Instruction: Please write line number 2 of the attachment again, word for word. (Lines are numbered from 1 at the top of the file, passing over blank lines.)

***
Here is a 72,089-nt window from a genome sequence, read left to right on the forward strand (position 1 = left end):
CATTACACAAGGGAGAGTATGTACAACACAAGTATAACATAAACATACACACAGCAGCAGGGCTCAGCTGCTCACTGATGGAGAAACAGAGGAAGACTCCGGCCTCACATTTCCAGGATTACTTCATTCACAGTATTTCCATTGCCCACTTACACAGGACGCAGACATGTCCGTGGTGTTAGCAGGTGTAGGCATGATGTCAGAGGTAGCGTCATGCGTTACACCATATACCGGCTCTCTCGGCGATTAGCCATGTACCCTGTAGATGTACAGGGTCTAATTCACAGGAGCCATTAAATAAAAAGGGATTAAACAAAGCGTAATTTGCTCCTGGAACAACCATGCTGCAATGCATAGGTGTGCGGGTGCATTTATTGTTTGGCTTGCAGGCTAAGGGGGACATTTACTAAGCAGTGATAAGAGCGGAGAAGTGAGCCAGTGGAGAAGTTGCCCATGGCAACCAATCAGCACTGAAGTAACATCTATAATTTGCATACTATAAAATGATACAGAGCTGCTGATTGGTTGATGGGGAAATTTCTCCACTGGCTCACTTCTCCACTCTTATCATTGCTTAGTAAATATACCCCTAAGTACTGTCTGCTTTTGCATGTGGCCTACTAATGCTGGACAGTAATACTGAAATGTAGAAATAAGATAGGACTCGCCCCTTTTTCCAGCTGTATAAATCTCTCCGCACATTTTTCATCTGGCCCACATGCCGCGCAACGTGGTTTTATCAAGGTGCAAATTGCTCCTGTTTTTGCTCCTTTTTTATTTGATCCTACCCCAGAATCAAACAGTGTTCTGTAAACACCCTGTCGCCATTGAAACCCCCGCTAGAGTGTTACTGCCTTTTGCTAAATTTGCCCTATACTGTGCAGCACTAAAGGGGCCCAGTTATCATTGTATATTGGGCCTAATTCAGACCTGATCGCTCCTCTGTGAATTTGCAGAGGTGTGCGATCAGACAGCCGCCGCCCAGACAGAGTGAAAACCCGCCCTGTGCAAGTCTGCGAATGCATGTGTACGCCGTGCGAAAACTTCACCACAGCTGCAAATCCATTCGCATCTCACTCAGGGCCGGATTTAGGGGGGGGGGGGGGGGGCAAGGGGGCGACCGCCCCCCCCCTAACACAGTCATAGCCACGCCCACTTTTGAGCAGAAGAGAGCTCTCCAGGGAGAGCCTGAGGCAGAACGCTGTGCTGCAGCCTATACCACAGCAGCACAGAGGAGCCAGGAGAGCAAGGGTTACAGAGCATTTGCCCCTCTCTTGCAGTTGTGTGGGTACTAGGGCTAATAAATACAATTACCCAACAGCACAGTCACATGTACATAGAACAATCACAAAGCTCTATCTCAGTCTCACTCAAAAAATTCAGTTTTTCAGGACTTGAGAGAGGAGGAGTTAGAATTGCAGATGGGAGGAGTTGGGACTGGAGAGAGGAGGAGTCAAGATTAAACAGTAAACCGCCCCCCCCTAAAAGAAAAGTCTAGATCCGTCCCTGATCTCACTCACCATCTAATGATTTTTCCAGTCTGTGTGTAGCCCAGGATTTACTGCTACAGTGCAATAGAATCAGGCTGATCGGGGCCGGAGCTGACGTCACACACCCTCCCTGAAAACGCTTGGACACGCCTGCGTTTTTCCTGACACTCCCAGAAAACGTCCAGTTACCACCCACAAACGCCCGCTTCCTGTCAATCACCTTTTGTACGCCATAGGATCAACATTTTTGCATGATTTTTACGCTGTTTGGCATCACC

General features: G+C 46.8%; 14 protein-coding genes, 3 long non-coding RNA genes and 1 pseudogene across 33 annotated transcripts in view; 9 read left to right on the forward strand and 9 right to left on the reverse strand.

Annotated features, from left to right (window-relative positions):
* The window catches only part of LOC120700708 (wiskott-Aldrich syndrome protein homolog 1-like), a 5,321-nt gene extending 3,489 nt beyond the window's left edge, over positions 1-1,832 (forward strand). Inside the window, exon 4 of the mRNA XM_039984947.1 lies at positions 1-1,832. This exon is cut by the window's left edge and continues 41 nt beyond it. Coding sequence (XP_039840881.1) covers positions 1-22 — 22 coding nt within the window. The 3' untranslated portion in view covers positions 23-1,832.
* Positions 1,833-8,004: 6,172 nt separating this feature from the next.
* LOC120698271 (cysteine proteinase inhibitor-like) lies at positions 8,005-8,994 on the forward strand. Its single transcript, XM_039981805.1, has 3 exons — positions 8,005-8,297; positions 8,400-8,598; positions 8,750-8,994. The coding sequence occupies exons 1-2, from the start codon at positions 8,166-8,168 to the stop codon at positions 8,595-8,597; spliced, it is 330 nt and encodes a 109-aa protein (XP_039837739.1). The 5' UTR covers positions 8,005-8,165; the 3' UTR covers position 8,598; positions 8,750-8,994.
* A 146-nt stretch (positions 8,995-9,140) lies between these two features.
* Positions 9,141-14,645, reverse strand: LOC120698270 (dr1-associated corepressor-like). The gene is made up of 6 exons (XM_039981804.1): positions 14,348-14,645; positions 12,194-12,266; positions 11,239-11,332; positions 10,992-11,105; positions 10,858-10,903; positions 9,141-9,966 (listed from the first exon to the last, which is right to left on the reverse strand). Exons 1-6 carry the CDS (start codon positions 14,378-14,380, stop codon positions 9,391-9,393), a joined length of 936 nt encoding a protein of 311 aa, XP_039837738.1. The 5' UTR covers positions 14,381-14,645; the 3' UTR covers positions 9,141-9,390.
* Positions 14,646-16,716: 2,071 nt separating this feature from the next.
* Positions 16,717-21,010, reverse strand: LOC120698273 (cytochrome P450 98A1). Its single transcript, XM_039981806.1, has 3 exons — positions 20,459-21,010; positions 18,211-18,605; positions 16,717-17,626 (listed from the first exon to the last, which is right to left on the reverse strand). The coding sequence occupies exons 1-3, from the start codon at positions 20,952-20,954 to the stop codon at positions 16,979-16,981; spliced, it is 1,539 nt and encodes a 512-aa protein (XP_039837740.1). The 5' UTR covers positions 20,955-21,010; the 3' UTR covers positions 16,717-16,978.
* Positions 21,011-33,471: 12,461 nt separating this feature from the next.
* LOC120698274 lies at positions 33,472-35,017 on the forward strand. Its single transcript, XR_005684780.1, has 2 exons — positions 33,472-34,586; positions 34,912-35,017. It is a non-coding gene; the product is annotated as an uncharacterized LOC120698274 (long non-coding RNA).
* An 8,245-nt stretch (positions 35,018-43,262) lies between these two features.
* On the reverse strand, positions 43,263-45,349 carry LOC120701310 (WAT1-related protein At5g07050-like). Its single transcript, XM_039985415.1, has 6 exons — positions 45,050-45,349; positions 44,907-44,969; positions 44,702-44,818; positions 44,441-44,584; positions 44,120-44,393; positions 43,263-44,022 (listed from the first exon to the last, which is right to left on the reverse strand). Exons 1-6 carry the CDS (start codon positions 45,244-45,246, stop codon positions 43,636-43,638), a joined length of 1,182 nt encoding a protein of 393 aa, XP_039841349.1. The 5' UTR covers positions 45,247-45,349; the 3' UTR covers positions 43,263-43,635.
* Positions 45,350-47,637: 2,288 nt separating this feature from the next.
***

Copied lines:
CATTACACAAGGGAGAGTATGTACAACACAAGTATAACATAAACATACACACAGCAGCAGGGCTCAGCTGCTCACTGATGGAGAAACAGAGGAAGACTCCGGCCTCACATTTCCAGGATTACTTCATTCACAGTATTTCCATTGCCCACTTACACAGGACGCAGACATGTCCGTGGTGTTAGCAGGTGTAGGCATGATGTCAGAGGTAGCGTCATGCGTTACACCATATACCGGCTCTCTCGGCGATTAGCCATGTACCCTGTAGATGTACAGGGTCTAATTCACAGGAGCCATTAAATAAAAAGGGATTAAACAAAGCGTAATTTGCTCCTGGAACAACCATGCTGCAATGCATAGGTGTGCGGGTGCATTTATTGTTTGGCTTGCAGGCTAAGGGGGACATTTACTAAGCAGTGATAAGAGCGGAGAAGTGAGCCAGTGGAGAAGTTGCCCATGGCAACCAATCAGCACTGAAGTAACATCTATAATTTGCATACTATAAAATGATACAGAGCTGCTGATTGGTTGATGGGGAAATTTCTCCACTGGCTCACTTCTCCACTCTTATCATTGCTTAGTAAATATACCCCTAAGTACTGTCTGCTTTTGCATGTGGCCTACTAATGCTGGACAGTAATACTGAAATGTAGAAATAAGATAGGACTCGCCCCTTTTTCCAGCTGTATAAATCTCTCCGCACATTTTTCATCTGGCCCACATGCCGCGCAACGTGGTTTTATCAAGGTGCAAATTGCTCCTGTTTTTGCTCCTTTTTTATTTGATCCTACCCCAGAATCAAACAGTGTTCTGTAAACACCCTGTCGCCATTGAAACCCCCGCTAGAGTGTTACTGCCTTTTGCTAAATTTGCCCTATACTGTGCAGCACTAAAGGGGCCCAGTTATCATTGTATATTGGGCCTAATTCAGACCTGATCGCTCCTCTGTGAATTTGCAGAGGTGTGCGATCAGACAGCCGCCGCCCAGACAGAGTGAAAACCCGCCCTGTGCAAGTCTGCGAATGCATGTGTACGCCGTGCGAAAACTTCACCACAGCTGCAAATCCATTCGCATCTCACTCAGGGCCGGATTTAGGGGGGGGGGGGGGGGGCAAGGGGGCGACCGCCCCCCCCCTAACACAGTCATAGCCACGCCCACTTTTGAGCAGAAGAGAGCTCTCCAGGGAGAGCCTGAGGCAGAACGCTGTGCTGCAGCCTATACCACAGCAGCACAGAGGAGCCAGGAGAGCAAGGGTTACAGAGCATTTGCCCCTCTCTTGCAGTTGTGTGGGTACTAGGGCTAATAAATACAATTACCCAACAGCACAGTCACATGTACATAGAACAATCACAAAGCTCTATCTCAGTCTCACTCAAAAAATTCAGTTTTTCAGGACTTGAGAGAGGAGGAGTTAGAATTGCAGATGGGAGGAGTTGGGACTGGAGAGAGGAGGAGTCAAGATTAAACAGTAAACCGCCCCCCCCTAAAAGAAAAGTCTAGATCCGTCCCTGATCTCACTCACCATCTAATGATTTTTCCAGTCTGTGTGTAGCCCAGGATTTACTGCTACAGTGCAATAGAATCAGGCTGATCGGGGCCGGAGCTGACGTCACACACCCTCCCTGAAAACGCTTGGACACGCCTGCGTTTTTCCTGACACTCCCAGAAAACGTCCAGTTACCACCCACAAACGCCCGCTTCCTGTCAATCACCTTTTGTACGCCATAGGATCAACATTTTTGCATGATTTTTACGCTGTTTGGCATCACC